“Kicks” -- This is the coming-of-age story of Oakland teen Brandon (newcomer Jahking Guillory), who believes the right sneakers are the ticket to girls and popularity. Brandon’s journey to recover his stolen Air Jordans is backed by a super-cool soundtrack and some brilliant cinematography from Michael Ragen, but also poignantly captures the way young men in inner-city America fetishize everything from porn to drugs to sneakers as painkillers for far greater economic problems. “Kicks” feels like a cousin of “Dope,” a similar urban tale that was the toast of the Sundance Film Festival in 2015. Both show the power of making room for more diverse stories in film.
"Wolves" -- On its face, “Wolves” is a basketball movie. Anthony Keller (Taylor John Smith) is the captain of his high school basketball team, riding his way to a scholarship to Cornell. However, it is the off-the-court drama that makes this one a slam dunk. Michael Shannon is a revelation as Anthony’s gambling addict father, unable to resist getting in the way of his own son’s success. Shot on the streets of New York City with a fair amount of grit by director Bart Freundlich, “Wolves” leans on its superb cast, including Carla Gugino, to create the rare sports movie that defies predictability.
“Youth in Oregon” -- The title is a play on euthanasia. In “Youth in Oregon,” director Joel David Moore tackles the controversial law in Oregon where assisted suicide is legal. Ray (Frank Langella) is a cranky old man who is at the end of his life and wants to die with dignity. His family members are estranged or at each other’s throats. The film is a poignant glimpse at what could happen to a fractured family if one of its members decides to be euthanized.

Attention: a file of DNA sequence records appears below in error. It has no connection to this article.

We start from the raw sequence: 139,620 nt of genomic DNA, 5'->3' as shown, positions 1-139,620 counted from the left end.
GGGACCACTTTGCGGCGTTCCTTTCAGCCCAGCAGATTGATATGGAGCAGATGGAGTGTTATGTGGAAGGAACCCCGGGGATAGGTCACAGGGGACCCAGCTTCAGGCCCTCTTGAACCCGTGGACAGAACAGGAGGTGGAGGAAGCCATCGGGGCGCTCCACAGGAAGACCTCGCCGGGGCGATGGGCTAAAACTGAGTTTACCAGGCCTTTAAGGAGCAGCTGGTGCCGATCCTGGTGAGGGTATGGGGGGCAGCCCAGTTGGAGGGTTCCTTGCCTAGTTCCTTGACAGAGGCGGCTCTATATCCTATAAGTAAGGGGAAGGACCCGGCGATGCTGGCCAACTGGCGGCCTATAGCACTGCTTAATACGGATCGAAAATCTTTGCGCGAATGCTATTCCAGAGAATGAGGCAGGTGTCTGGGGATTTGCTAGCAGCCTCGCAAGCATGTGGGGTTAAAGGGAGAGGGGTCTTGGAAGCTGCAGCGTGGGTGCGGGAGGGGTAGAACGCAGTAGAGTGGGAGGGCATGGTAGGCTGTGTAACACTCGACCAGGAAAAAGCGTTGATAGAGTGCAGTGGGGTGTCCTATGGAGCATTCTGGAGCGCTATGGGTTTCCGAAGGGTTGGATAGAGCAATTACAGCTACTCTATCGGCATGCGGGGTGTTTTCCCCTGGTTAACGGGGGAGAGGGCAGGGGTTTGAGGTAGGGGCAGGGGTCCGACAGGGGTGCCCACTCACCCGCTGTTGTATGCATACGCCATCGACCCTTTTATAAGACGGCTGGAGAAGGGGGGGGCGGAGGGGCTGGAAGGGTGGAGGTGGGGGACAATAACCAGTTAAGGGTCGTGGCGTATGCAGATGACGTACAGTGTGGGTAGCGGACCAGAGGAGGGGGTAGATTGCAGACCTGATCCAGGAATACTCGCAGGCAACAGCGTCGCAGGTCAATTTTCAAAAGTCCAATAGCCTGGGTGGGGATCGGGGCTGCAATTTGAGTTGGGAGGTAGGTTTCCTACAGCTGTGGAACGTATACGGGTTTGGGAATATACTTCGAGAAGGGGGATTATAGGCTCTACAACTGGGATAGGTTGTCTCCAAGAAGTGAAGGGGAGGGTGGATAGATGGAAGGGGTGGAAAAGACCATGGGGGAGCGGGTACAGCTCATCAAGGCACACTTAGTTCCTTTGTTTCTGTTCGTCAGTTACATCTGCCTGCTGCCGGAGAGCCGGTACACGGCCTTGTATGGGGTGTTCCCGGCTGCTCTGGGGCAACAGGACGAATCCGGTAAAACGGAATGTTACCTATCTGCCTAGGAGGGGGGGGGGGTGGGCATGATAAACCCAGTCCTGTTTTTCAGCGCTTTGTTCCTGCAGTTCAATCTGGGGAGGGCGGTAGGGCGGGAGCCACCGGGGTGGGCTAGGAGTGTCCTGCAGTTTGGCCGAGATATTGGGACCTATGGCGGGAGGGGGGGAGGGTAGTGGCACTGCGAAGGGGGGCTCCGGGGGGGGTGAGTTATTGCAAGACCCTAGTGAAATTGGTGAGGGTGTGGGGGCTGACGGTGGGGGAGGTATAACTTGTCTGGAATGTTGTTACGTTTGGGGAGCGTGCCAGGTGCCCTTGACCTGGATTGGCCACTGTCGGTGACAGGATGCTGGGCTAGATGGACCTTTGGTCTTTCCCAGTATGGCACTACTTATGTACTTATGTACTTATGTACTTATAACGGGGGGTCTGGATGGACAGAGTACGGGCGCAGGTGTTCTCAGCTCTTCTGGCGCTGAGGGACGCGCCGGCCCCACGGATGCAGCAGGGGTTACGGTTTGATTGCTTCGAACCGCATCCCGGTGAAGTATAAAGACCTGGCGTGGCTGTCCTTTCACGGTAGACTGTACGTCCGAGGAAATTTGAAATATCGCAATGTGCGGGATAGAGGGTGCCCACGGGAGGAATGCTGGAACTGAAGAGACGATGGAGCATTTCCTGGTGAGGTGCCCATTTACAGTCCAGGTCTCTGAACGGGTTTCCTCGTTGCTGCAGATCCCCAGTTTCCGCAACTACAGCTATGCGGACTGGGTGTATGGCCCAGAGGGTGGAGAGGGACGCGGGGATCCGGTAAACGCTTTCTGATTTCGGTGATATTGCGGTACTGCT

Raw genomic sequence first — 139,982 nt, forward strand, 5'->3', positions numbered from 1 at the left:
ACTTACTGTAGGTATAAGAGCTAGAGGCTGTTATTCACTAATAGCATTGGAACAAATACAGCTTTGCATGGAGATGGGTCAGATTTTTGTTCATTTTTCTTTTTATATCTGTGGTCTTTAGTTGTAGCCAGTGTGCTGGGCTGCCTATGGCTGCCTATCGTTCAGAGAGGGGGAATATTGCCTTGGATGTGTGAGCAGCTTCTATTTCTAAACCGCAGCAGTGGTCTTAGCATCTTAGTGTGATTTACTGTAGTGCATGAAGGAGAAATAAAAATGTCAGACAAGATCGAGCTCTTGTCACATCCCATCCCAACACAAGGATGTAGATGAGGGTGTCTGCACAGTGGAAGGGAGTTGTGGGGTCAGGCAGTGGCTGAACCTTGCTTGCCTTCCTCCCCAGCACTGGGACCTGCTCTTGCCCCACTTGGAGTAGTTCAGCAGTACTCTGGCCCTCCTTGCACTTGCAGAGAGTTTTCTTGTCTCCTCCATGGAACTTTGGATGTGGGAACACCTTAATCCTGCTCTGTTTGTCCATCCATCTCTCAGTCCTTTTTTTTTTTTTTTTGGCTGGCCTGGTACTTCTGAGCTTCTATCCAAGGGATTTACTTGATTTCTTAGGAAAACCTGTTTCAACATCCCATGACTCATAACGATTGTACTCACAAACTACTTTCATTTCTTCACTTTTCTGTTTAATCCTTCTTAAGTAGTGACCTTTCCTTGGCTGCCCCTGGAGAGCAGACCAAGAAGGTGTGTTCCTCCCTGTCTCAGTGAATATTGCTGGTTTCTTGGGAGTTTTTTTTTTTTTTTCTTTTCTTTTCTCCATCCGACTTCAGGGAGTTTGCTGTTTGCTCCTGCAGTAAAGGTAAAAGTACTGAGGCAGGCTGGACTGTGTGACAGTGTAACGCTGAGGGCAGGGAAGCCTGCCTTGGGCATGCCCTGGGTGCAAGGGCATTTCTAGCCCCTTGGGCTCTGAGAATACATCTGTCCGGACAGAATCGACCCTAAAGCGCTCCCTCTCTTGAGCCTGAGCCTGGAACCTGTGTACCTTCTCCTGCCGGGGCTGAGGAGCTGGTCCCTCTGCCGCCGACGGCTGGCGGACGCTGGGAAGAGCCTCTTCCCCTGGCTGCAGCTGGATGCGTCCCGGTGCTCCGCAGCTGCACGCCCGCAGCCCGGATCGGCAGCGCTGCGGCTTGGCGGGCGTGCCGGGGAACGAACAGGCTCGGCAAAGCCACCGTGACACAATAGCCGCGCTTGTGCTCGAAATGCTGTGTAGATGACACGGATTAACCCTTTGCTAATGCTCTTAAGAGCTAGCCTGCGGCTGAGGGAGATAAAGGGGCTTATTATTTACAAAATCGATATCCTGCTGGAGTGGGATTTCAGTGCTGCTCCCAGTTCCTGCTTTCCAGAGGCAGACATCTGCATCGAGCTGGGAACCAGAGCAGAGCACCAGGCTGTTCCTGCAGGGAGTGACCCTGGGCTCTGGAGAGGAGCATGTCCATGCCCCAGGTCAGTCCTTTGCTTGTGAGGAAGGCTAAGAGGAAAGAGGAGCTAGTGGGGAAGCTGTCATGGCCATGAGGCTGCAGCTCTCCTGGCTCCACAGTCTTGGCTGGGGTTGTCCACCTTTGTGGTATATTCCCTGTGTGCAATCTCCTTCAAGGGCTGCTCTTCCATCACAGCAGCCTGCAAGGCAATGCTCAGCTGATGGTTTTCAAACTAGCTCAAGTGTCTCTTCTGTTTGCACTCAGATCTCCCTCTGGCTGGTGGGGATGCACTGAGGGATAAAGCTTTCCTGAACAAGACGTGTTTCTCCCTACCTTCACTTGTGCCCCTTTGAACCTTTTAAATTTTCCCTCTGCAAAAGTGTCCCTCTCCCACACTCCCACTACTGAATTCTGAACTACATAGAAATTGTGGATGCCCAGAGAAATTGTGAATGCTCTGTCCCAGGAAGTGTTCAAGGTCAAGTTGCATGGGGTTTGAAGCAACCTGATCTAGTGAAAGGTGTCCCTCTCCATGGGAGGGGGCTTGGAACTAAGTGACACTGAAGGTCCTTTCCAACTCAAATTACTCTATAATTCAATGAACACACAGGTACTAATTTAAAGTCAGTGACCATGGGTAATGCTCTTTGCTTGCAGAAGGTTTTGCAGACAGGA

“All We Had” -- Former “Dawson’s Creek” cast member Katie Holmes stars in her directorial debut, but the movie is a letdown. It's about a mother who wants the best for her daughter, even though she struggles with alcohol and drugs. Holmes' attempts to build character are obvious, like constantly applying blue eyeliner and drinking from a plastic cup, which appeared more childish than anything. The story has little depth.
“Dreamland” -- The debut film of Robert Schwartzman — actor Jason Schwartzman’s musician brother — tells the story of a young, aimless piano player (Johnny Simons) who finds himself in a passionate affair with a married woman (Amy Landecker), a patron at the lounge where he plays. The film has many fun moments. However, despite the high pedigree behind it — the cast includes Beverly D’Angelo, Talia Shire, Jason Schwartzman, Frankie Shaw and Noel Wells — it never distinguishes itself from the film that so clearly inspired it, 1967’s “The Graduate.”
“The Devil and the Deep Blue Sea” -- “Saturday Night Live” veteran Jason Sudeikis anchoring a full-fledged drama about a man learning to move on after his wife’s death always sounded a little risky. Sudeikis is capable and “Game of Thrones” star Maisie Williams and Jessica Biel add a fair degree of star power. However, the trio cannot rescue this one from an overwrought story that feels more like a Lifetime original than a film festival entry.
“Women Who Kill” -- One of the best parts about “Women Who Kill” is the title. Even though the idea is cool -- it's about women who run a podcast that explores female serial killers -- things take a strange turn when Morgan, played by the film’s director, Ingrid Jungermann, falls in love with the mysterious Simone (Sheila Vand). The ending leaves the audience without answers and it’s more of a letdown instead of something that can be pondered with friends over drinks.